Mary Norwood and Atlanta’s LGBT vote: It’s not 2009

Atlanta mayoral candidate Mary Norwood. HYOSUB SHIN / HSHIN@AJC.COM

The political world has no reason to doubt the several polls that show Mary Norwood to be the strongest candidate in the large scrum running to become mayor of Atlanta.

But what they don’t show is that the councilwoman is probably in an inherently weaker position than she was eight years ago, when she lost a December runoff to a former state senator named Kasim Reed by a mere 700 votes.

Her current status ought not be traced to anything that she’s done, or hasn’t done. But times have changed. The U.S. Supreme Court has bestowed its blessing on same-sex marriage. And then there’s Donald Trump.

In the 2009 contest, Norwood could legitimately call herself the foremost champion of gay Atlanta. In 2017, she’s only one of many. Two of her rivals are card-carrying members of the gay community, including former council president Cathy Woolard, attempting a City Hall comeback after a 13-year absence.

Woolard has been endorsed by Georgia Equality, the most influential gay rights group in the state. The organization has retained Woolard as its Capitol lobbyist for several years.

At a recent forum sponsored by several LGBT groups, focused on young people, when the topic of discrimination came up, Norwood pointed to her authorship of an ordinance that condemned efforts in the state Capitol to give legal protections to business that don’t want to do business with same-sex couples.

“We should all be very respectful of every individual, and I will make sure we have no discrimination in the city of Atlanta,” she said.

Atlanta mayoral candidate Cathy Woolard. HYOSUB SHIN / HSHIN@AJC.COM

When Woolard’s turn came, she was able to note that when she was first elected to the council in 1997, she was the first openly gay elected official in Georgia history – who then authored the city’s current anti-discrimination ordinance. “I don’t have to look to see if we have that protection, because I put it there,” Woolard said.

But it didn’t stop there. Former state Sen. Vincent Fort noted his own unsuccessful attempt to repeal a state law that critics say unfairly criminalizes the spread of the AIDS virus.

Former Fulton County Commission Chair John Eaves told of his efforts to have transgender inmates in the county jail housed with members of their preferred sex. Peter Aman, former chief operating officer for the city, claimed credit for ending the “red dog” squad, the Atlanta police unit with a reputation for targeting gays.

Councilwoman Keisha Lance Bottoms said the key to stopping state Capitol efforts to discriminate against gays was a strong alliance with the business community. “When all else fails, everybody understands money,” she said.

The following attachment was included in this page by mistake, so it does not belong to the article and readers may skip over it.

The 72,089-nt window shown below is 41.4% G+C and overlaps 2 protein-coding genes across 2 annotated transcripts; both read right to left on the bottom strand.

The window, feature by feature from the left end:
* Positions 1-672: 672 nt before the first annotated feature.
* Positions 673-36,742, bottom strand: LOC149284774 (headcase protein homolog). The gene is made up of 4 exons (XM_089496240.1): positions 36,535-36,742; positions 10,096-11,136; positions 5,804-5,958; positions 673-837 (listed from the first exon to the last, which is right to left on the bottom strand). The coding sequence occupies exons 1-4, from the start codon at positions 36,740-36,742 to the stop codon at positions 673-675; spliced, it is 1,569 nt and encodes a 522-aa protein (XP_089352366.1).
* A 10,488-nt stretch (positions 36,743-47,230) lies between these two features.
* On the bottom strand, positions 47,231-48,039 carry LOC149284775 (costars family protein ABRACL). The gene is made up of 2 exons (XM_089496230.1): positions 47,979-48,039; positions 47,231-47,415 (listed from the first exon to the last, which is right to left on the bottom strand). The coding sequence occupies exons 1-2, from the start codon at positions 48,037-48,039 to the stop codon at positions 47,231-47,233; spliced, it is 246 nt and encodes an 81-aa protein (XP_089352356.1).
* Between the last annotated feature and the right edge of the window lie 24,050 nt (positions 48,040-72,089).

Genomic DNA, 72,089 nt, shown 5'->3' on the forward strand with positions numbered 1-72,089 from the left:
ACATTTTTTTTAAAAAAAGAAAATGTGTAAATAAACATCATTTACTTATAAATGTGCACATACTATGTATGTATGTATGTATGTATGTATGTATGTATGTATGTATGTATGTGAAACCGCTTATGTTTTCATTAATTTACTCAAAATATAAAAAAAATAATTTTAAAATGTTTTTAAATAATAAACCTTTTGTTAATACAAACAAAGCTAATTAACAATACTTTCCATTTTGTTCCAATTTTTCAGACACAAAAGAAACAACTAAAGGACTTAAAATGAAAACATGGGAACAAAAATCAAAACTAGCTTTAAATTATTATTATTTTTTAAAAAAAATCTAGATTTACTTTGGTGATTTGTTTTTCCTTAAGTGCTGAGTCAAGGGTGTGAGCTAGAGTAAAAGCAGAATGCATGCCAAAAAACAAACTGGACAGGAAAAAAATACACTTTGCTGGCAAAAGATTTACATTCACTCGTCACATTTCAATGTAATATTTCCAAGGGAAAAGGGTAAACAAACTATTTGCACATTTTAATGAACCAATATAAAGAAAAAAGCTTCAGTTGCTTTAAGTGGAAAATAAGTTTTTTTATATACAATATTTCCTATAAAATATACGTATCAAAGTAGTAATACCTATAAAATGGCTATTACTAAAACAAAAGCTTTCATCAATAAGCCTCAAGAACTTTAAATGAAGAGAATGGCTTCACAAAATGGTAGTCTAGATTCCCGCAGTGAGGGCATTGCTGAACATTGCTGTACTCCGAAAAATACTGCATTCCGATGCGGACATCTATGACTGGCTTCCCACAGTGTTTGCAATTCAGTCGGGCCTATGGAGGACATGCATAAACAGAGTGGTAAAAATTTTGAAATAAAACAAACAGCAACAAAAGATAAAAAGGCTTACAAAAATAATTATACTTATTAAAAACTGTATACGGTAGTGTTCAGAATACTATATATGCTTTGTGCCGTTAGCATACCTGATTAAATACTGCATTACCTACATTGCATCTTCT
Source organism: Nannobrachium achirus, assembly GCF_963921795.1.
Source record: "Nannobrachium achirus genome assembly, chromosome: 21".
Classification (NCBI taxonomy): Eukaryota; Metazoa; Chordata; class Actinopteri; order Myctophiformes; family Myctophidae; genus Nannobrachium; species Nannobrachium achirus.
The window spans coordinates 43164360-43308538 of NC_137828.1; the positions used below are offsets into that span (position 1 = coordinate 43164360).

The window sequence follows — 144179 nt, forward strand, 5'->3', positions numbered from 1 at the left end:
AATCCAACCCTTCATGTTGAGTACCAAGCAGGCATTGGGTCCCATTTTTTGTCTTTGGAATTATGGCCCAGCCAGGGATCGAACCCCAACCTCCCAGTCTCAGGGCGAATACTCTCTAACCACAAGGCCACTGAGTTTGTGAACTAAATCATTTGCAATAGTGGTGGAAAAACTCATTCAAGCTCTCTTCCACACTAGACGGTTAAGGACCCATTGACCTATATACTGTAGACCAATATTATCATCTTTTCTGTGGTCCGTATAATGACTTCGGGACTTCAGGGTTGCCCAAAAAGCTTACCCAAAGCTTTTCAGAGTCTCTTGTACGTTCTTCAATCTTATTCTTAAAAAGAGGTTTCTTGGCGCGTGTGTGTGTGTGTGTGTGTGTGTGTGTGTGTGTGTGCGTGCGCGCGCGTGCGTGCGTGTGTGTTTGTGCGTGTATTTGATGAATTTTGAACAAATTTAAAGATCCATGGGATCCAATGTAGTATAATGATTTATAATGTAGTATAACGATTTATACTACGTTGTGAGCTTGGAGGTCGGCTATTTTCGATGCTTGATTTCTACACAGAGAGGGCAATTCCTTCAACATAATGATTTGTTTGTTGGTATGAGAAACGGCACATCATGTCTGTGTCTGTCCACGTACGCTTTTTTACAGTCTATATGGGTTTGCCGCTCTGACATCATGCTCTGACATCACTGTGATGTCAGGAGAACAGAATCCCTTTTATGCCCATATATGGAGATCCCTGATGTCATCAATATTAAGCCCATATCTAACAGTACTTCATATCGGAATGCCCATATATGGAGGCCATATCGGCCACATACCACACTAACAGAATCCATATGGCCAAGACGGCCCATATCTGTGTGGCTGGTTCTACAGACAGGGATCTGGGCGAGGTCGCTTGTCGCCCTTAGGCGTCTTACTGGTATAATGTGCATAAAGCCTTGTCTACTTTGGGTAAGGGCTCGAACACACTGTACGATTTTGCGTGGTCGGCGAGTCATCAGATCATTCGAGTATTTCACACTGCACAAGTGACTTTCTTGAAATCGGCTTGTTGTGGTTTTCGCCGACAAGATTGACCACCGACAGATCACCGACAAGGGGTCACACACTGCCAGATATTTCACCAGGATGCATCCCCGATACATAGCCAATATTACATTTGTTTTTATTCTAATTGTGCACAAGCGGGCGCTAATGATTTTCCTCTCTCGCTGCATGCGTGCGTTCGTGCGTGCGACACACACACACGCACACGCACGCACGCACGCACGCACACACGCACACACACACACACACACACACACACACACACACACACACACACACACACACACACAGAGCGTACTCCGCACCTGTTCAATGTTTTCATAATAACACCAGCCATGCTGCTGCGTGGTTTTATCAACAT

Council President Ceasar Mitchell expressed himself in much the same way. As did Michael Sterling, another ex-Reed administration executive.

To understand the distance Atlanta politics has traveled, hop into my Wayback Machine for a short ride:

In that runoff eight years ago, Norwood was a pioneer politician in favor of gay marriage, an opinion favored by only 37 percent of Americans at the time. Reed, who cited religious concerns and endorsed only civil unions, represented the majority in the U.S.

That mayoral contest may have been the first major display of the growing clout of the LGBT vote. “Mary essentially had Midtown on lockdown. At that time, it was really critical to chip away at some of that support,” said Reese McCranie, who is gay.

In the Reed campaign, it became McCranie’s job to do the chipping. While he would later join the Reed administration, McCranie’s boss would wait another three years before he joined President Barack Obama and endorsed marriage equality.

That kind of hesitation won’t wash today. “If you are not supportive of marriage equality, you don’t belong in the race,” said McCranie, who is now a candidate for the District 4 seat on the Fulton County Commission.

Gauging the strength of Atlanta’s LGBT community today still requires some guessing. Beth Schapiro, a mostly retired Democratic pollster, says gay voters probably make up between 10 and 12 percent of registered voters in the city – though a high rate of turnout probably could increase that influence to 13 or 14 percent.

“It’s a community that tends to be politically involved and active,” Schapiro said. She pointed down the November ballot, where gay candidates are in the race for city council president, two council seats, and that Fulton County Commission seat.

While Norwood may no longer own the franchise, she still has strong support within Atlanta’s LGBT community. “She is still beloved in the community, and has fought for us her entire career. So it’s not just that she comes here every four years, or every two. She’s there all the time,” said Jamie Ensley, her campaign treasurer.

Ensley, a Decatur bank executive, is the former president of the national Log Cabin Republicans, an organization of LGBT conservatives, and is the current president of the Georgia chapter.

Ensley may be the personification of Norwood’s future problems, should she – as is likely — survive a first November round of voting and head into another run-off.

In 2009, Norwood, who has always described herself as a political independent, was accused of Republicanism, both by Reed and the Georgia Democratic Party. She’s likely to face the same charges this time around.

But Trump has raised the ante, particularly among LGBT voters, with his ban on military service by transgender individuals.